A quick wrap-up of how our Aussie stars went on domestic cricket’s biggest stage.

Delhi

Pat Cummins – Wins, losses and performances aside, it was great to see the paper mache man Pat Cummins string some games together. And he played a majority of the tournament, 12 games in total.

He took the most wickets for the struggling Delhi outfit, taking 15 at an economy of 8.07.

His impact with the bat was unfortunately not as profound as in the BBL, scoring just 77 runs from nine innings. His strike was great however, just a tick above 145.

Gujarat

Aaron Finch – The Victorian opener had a decent season for the Lions, although his innings came in the more unfamiliar middle-order.

His two half centuries were absolute blitzes: 72 off 34 in a romp against the Royal Challengers and 69 off 39 on a flat track in Kanpur. His 299 runs for the tournament came at a crazy good strike rate of 166.

Andrew Tye – Just three months after a BBL hat-trick against the Brisbane Heat, AJ took an IPL hat-trick on debut against the Pune Supergiants.

His figures in that match, 5-17, were and are the best by a debutant from any of the ten IPL seasons. Although he only played six matches, his 12 wickets were the most of any Lion, and his economy of 6.71 was the best of any of the front-line bowlers too.

James Faulkner – A very frustrating two months for the Australian all-rounder, who found it hard to have any impact in conditions he’s previously dominated.

Jimmy’s eight matches saw him amass just 54 runs and just six wickets. His economy was a poor 9.79 and IPL 10 will be one that Faulkner will be keen to forget.

Punjab

Glenn Maxwell – Maxi’s first tournament at the helm proved to be a belter personally for the exciting all-rounder. He and Dave Warner shared the title for most sixes (26 each), and Maxwell put together 310 runs at a strike rate of 173. Strewth.

That’s a 28-ball 50, on average. He utilised his offies well too, taking seven wickets and going at the miserly economy of 6.57. The Kings went from easy-beats to finals contenders on his watch. A big win.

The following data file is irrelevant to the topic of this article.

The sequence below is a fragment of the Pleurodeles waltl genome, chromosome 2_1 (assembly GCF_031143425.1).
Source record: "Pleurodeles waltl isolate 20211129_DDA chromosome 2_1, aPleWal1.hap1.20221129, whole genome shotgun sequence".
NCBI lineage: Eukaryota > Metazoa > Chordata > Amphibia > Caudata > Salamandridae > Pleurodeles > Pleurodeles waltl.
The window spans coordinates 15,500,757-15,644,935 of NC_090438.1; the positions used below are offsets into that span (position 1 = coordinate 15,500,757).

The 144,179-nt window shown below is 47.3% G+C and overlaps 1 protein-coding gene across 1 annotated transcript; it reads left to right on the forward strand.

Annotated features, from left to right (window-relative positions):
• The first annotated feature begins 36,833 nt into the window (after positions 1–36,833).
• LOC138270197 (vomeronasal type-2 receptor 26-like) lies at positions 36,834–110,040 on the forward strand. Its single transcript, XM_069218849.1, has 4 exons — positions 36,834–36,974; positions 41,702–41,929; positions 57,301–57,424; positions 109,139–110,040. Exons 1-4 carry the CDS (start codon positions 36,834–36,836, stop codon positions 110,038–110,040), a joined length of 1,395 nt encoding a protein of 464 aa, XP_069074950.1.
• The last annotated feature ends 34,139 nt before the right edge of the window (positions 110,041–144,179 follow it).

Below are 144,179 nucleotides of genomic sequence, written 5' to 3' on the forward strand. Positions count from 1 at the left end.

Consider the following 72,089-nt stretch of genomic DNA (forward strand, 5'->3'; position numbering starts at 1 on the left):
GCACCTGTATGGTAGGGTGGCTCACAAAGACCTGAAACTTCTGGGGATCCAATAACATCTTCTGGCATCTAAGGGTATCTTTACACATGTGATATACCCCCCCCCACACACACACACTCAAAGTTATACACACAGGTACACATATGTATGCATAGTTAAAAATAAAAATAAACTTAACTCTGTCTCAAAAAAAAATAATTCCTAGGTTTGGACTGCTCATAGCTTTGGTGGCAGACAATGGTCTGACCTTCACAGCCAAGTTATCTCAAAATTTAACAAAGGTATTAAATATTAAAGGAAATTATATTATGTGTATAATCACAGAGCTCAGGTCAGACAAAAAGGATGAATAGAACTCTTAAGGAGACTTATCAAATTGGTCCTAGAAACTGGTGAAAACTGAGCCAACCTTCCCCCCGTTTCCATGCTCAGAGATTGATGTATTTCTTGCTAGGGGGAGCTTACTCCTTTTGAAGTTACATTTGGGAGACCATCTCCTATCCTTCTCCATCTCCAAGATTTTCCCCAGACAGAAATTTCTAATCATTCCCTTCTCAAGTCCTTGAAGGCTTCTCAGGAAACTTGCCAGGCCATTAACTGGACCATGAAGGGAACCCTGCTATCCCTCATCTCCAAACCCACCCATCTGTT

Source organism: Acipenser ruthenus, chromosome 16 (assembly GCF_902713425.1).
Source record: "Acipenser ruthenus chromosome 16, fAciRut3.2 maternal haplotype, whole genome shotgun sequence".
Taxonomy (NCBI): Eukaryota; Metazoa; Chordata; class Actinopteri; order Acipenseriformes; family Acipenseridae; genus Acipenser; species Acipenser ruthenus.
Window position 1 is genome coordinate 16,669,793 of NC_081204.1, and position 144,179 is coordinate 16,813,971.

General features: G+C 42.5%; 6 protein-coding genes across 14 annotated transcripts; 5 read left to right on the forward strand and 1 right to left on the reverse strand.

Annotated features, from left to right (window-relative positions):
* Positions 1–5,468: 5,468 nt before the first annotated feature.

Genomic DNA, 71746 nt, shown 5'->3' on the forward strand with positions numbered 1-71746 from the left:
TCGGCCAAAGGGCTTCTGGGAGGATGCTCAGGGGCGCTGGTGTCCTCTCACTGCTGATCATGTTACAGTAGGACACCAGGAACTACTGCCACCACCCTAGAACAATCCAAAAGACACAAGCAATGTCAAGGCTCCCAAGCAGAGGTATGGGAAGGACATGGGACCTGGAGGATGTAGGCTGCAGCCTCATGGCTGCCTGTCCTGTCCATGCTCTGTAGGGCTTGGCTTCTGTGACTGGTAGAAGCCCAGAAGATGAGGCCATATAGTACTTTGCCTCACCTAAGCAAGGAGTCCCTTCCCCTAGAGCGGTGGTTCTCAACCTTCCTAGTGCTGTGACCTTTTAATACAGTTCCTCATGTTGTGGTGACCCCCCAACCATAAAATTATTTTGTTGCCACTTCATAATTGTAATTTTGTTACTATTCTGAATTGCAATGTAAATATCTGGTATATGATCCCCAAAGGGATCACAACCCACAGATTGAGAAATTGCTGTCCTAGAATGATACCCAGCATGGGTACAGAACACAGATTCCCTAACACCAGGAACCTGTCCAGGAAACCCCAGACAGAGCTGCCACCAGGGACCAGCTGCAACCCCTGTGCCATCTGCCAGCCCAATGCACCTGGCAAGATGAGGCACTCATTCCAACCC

Marcus Stoinis – The Stoincat just couldn’t get going in IPL 10 like he had done at times in the previous tournament. Three innings, 17 runs. Two wickets, economy of over ten. Moving on…

Shaun Marsh – There were moments when SMarsh threatened to return to his IPL 2008 form, like his 84 off 50 in a huge chase against the Sunrisers.

The number three position in the order suited him well and 264 runs from eight innings, while being juggled around Hashim Amla, David Miller, Eoin Morgan and Martin Guptill was a good return.

Kolkata

Chris Lynn – It was a funny old tournament for Chris Lynn. He started like a house on fire with 93* off 41 balls in a bizarre ten-wicket victory over the Lions. Then his shoulder issues returned, and reports were that his IPL was over.

A month later, and he returned and his form was just as crisp. The other innings that stands out was the 84 off 52 against the Kings in a losing cause. His tournament strike rate was a breath-taking 180.98 (295 runs).

Mumbai

Mitchell Johnson – In comparison to MJ, Lynn’s tournament doesn’t look so strange. Johnson played just three regular season matches; two at the front end and then the Mumbai Indians’ final fixture.